We felt like that was a fair enough deal, so we agreed to attend their Church from 9:00 – 10:30 a.m.(we have a Ward Missionary Correlation meeting at 11 a.m.) on Sunday, Oct. 28th .

* * * *

Well, it is now Sunday, Oct. 28th- p.m. We are home after a full day. It started out with our attending the Baptist Church. It was a very positive experience. The chapel was filled with old and young people and we were given a warm welcome. The worship service reminded me of our Ward Sacrament Meeting in South Jordan- very quiet and reverent. We found out later that all the younger children (Primary age) were meeting separately in a type of Jr. Sunday School. I guess all the babies were also off in some other part of the building. The music was impressive: they had a small orchestra that played all of the accompaniment for the songs that were sung by the congregation. It consisted of about five violins, an organ (electric key-board), a piano, a flute, and several other instruments, including drums. They were not too loud and the music was beautiful. Words were displayed (ala power point) on a large screen up front so everyone could see and follow along. We didn’t know any of the songs but they were lovely hymns with great messages about God and Jesus’ love for us, their beautiful creations, and our dependence on Him for our salvation.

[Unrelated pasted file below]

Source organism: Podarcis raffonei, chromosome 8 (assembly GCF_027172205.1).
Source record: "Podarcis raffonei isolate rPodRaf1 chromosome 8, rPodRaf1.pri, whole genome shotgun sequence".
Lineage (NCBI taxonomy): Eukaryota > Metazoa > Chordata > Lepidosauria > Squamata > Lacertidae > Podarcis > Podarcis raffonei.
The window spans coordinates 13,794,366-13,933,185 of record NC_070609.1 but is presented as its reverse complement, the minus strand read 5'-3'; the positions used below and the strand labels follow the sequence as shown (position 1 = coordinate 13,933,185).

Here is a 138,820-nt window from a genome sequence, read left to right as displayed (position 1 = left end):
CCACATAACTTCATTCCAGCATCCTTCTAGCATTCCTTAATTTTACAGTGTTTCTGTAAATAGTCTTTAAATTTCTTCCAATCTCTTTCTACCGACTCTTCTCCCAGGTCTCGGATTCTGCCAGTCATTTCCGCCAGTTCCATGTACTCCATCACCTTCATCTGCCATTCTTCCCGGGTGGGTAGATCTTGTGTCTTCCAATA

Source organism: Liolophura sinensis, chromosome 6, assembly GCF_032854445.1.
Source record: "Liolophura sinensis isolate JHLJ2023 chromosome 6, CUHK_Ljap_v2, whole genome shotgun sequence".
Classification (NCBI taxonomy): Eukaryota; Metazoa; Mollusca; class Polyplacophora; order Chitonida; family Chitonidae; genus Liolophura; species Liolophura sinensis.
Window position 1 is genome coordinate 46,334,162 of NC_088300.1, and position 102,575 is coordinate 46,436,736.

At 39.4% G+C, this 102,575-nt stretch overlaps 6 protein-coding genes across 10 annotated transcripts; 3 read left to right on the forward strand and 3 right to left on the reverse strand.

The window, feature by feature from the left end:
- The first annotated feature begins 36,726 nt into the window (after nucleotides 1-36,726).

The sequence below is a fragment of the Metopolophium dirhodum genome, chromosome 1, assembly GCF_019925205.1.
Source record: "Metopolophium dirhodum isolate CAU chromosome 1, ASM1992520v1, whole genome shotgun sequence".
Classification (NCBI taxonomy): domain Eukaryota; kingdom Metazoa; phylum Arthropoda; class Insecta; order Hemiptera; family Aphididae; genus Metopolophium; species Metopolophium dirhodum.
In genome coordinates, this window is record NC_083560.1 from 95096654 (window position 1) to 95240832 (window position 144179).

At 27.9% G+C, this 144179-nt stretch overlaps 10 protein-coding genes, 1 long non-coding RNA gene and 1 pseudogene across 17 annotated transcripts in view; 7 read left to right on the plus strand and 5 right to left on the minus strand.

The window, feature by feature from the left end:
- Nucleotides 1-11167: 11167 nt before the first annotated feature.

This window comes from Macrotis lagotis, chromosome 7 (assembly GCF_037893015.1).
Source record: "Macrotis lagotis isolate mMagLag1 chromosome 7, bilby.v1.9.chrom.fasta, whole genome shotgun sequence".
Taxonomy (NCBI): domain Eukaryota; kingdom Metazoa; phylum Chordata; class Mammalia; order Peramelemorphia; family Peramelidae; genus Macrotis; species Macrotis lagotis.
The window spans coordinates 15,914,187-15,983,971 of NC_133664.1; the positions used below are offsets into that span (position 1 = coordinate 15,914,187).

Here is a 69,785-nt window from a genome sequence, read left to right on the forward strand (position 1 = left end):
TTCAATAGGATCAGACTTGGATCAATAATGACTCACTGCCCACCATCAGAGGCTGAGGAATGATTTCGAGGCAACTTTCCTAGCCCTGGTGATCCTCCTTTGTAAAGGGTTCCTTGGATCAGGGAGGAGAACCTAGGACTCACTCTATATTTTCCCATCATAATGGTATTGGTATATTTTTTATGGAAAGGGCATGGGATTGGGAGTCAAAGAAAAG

The sermon was given by the friend of David’s and it was well prepared and delivered masterfully. The text was Luke 15- three parables: The Lost Sheep, The Lost Coin, and The Prodigal Son. His teaching would have been well received in any of our Church services. In fact, there was nothing in the entire worship service that I could find fault with. The principles of faith in Jesus Christ and repentance were emphasized and well developed. Towards the end of the service, however, I finally realized what the main difference was. There was no mention made of the ordinances of baptism and receiving the Gift of the Holy Ghost. In other words, their idea of salvation consisted of accepting Jesus as our Savior and con-fessing and repenting of our sins. Reference was made several times to the need for living Christ-like lives and allowing the Holy Spirit to work in us. Perhaps baptism and the Holy Ghost would have been topics for subsequent sermons. But the impression I left with was that all I needed to do for salvation was to acknowledge Jesus’ love and saving grace, confess my sins and ask for forgiveness, and then I was saved.